I have long held that many Christians are far too namby-pamby when it comes to bad news. They avoid the unpleasant realities of the world as if by doing so they are somehow being spiritual. In reality, they are proving that old saw about being so heavenly-minded as to be no earthly good.
If we won’t face the ugliness of sin, then we can never experience nor appreciate the beauty of redemption. Let’s remember that when Jesus came preaching the “good news,” the Bible says, His first word was, “Repent.” That’s not ignoring the nastiness. He faced it head-on.
And yet there is a fine line to walk here. We can wander from the firm ground of holy honesty to the swamps of careless curiosity. There are some things we just don’t need to know too well.
That’s why I am not going to be looking at any videos of the latest ISIS atrocity, the slaughter of 21 Coptic Christians, decapitated on a Libyan beach.
If it’s true that the eyes are the window to the soul, then this latest slick—with blood—offering is another “smash-and-grab.” It’s like a block of concrete hurled through the panes. Those throwing it want to reach through the gap and snatch something from us.
I am not saying we turn our backs on what is happening. But I do believe that most of us should avert our eyes. I have read enough to know that ISIS kills people cruelly, coldly, calculatingly. I don’t need to watch.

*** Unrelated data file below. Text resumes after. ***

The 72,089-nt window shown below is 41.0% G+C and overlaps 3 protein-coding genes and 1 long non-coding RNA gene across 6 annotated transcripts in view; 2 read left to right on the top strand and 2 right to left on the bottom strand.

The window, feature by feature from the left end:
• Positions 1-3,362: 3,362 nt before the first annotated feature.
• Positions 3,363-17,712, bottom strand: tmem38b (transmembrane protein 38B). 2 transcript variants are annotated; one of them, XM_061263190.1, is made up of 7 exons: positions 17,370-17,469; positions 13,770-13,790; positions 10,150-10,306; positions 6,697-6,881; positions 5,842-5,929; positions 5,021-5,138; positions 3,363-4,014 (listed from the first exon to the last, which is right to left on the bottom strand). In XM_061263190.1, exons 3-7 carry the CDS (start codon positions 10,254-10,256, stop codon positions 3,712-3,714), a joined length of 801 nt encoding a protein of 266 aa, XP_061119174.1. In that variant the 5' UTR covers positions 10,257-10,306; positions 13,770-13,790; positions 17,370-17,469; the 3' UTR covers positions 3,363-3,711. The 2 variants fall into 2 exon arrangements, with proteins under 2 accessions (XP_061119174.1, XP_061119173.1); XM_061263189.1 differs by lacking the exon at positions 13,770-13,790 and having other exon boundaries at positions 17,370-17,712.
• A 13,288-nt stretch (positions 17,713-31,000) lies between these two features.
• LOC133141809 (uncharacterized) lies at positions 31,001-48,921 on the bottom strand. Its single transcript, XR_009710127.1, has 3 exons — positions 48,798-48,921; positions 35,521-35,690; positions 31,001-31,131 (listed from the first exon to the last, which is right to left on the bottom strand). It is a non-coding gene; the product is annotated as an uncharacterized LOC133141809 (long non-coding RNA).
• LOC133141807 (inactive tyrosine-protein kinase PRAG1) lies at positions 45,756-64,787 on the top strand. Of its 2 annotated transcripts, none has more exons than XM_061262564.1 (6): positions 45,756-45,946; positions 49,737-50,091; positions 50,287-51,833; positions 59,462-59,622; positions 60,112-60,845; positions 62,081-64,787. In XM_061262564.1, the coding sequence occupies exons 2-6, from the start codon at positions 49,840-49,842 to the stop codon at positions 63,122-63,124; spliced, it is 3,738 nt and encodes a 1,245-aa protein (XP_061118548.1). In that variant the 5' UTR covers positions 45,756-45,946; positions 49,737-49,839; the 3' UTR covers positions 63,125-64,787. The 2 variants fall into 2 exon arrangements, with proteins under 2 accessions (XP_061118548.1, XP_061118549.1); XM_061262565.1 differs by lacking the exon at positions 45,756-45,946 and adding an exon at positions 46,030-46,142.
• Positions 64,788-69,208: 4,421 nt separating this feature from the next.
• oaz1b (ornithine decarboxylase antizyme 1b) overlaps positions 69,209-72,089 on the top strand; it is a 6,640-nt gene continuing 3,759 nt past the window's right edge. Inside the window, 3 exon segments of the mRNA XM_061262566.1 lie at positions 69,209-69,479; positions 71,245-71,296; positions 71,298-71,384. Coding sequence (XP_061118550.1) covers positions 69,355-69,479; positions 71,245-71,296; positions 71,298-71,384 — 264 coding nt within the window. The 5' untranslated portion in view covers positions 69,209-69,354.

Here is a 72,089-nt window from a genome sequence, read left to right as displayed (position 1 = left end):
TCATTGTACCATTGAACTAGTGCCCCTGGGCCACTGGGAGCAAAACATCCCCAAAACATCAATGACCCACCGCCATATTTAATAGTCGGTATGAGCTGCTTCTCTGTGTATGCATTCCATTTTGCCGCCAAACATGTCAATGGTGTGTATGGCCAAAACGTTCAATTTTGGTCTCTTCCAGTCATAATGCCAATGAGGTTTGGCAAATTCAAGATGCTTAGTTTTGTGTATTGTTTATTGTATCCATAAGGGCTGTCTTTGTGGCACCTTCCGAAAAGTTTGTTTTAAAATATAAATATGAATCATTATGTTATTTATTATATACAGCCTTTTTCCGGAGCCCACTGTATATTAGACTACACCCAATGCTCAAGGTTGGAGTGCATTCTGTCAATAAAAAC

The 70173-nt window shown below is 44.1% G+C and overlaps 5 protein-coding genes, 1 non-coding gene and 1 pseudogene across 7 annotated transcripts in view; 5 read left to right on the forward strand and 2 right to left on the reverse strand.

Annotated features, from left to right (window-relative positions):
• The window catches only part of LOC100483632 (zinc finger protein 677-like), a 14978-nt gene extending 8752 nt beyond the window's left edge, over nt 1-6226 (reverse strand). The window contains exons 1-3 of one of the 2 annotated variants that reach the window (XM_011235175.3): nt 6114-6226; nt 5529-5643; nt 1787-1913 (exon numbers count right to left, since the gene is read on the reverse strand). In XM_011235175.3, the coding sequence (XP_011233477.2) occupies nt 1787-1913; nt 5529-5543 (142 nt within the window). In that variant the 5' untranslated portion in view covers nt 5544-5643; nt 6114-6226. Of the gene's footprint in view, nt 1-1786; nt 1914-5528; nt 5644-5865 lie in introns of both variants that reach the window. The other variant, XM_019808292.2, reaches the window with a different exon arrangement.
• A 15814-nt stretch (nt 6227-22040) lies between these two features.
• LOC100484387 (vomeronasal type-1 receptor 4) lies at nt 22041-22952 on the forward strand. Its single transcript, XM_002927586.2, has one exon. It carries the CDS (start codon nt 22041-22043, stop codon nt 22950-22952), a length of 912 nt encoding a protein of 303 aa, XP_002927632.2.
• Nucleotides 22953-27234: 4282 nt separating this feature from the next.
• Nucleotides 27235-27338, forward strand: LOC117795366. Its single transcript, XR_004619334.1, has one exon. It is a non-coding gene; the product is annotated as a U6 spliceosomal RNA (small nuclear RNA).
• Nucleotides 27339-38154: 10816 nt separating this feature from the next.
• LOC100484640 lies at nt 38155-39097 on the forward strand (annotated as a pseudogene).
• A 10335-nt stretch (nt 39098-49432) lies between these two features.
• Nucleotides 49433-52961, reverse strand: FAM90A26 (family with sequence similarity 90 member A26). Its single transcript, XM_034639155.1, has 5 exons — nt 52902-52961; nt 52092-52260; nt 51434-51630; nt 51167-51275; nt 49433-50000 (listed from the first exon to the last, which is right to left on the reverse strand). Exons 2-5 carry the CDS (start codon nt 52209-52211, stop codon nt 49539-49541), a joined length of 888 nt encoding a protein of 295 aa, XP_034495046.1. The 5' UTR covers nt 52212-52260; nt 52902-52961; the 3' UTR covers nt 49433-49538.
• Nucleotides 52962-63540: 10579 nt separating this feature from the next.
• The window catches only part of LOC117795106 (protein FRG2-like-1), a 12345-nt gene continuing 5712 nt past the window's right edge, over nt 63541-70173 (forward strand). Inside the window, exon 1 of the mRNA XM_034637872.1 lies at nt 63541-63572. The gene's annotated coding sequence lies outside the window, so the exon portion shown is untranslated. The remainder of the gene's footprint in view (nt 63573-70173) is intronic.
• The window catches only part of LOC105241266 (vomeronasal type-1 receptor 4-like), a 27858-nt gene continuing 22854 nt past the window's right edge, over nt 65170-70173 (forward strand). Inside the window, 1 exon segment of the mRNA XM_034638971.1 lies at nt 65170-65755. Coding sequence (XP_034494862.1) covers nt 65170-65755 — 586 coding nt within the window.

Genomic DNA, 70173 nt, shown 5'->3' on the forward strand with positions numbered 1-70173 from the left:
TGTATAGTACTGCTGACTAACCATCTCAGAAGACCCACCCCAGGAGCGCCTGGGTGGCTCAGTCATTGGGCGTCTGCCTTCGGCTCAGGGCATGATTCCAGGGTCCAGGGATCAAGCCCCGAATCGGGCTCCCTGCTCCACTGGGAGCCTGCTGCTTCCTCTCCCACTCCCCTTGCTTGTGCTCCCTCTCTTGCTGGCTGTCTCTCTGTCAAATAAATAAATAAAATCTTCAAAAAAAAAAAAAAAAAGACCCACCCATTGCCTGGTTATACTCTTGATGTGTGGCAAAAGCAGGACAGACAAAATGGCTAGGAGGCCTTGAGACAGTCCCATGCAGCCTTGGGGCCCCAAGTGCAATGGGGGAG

There must be some eye-witnesses to history: protectors, press, prosecutors. But that strikes me as primarily on a “need-to-know” basis. They go and see on our behalf. For the rest of us, there is no need to know all the gory details.
So when ISIS releases another video from its horror vault, I will read about it, but I will look away.
I choose not to watch out of repugnance. I will not give the perpetrators one click of undue attention. They do not deserve my interest.
I choose not to watch out of respect. I will afford those whose last minutes of life were stripped of dignity a measure of honor. I turn my head aside not out of disinterest, but in deep regard.
I choose not to watch out of regret. I have lived long enough to know that some things can’t be unseen. Even if they don’t get shattered, the windows of our souls can get stained by what we give our attention.
I don’t need to watch pornography to know that is harmful. And I don’t need to watch grotesque violence to know that evil is in the world.
Long before curiosity killed the cat, it got this world into the mess we are in today: the fall centered on something that appealed to our visual senses. Maybe it shouldn’t be a surprise that the name of the terrorists who goad us, “Look! Look!” sounds like it has “eyes” in it.
The old kids’ Sunday School song puts it well: “O be careful little eyes what you see.”
The world doesn’t need heads in the sand. But the world doesn’t need to see heads on the sand.